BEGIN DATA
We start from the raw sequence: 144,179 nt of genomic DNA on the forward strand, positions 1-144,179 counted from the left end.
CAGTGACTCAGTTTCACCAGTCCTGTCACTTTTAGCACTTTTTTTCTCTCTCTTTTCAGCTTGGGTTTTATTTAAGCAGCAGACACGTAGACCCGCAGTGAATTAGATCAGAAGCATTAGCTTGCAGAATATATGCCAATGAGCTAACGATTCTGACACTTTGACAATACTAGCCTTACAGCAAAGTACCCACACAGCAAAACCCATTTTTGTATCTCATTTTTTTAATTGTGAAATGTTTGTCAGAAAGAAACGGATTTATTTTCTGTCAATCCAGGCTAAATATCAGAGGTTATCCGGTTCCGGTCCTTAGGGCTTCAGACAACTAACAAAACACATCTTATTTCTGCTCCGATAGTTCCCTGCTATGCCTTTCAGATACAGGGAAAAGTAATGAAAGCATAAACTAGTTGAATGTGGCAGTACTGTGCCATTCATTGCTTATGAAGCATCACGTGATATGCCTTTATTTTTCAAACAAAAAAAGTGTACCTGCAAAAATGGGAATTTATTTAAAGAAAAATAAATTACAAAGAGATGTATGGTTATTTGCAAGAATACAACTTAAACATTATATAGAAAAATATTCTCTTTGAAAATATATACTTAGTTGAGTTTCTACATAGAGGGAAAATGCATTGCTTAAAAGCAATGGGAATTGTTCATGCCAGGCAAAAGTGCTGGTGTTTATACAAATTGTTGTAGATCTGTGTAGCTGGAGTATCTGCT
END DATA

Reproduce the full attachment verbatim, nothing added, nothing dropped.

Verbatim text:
We start from the raw sequence: 144,179 nt of genomic DNA on the forward strand, positions 1-144,179 counted from the left end.
CAGTGACTCAGTTTCACCAGTCCTGTCACTTTTAGCACTTTTTTTCTCTCTCTTTTCAGCTTGGGTTTTATTTAAGCAGCAGACACGTAGACCCGCAGTGAATTAGATCAGAAGCATTAGCTTGCAGAATATATGCCAATGAGCTAACGATTCTGACACTTTGACAATACTAGCCTTACAGCAAAGTACCCACACAGCAAAACCCATTTTTGTATCTCATTTTTTTAATTGTGAAATGTTTGTCAGAAAGAAACGGATTTATTTTCTGTCAATCCAGGCTAAATATCAGAGGTTATCCGGTTCCGGTCCTTAGGGCTTCAGACAACTAACAAAACACATCTTATTTCTGCTCCGATAGTTCCCTGCTATGCCTTTCAGATACAGGGAAAAGTAATGAAAGCATAAACTAGTTGAATGTGGCAGTACTGTGCCATTCATTGCTTATGAAGCATCACGTGATATGCCTTTATTTTTCAAACAAAAAAAGTGTACCTGCAAAAATGGGAATTTATTTAAAGAAAAATAAATTACAAAGAGATGTATGGTTATTTGCAAGAATACAACTTAAACATTATATAGAAAAATATTCTCTTTGAAAATATATACTTAGTTGAGTTTCTACATAGAGGGAAAATGCATTGCTTAAAAGCAATGGGAATTGTTCATGCCAGGCAAAAGTGCTGGTGTTTATACAAATTGTTGTAGATCTGTGTAGCTGGAGTATCTGCT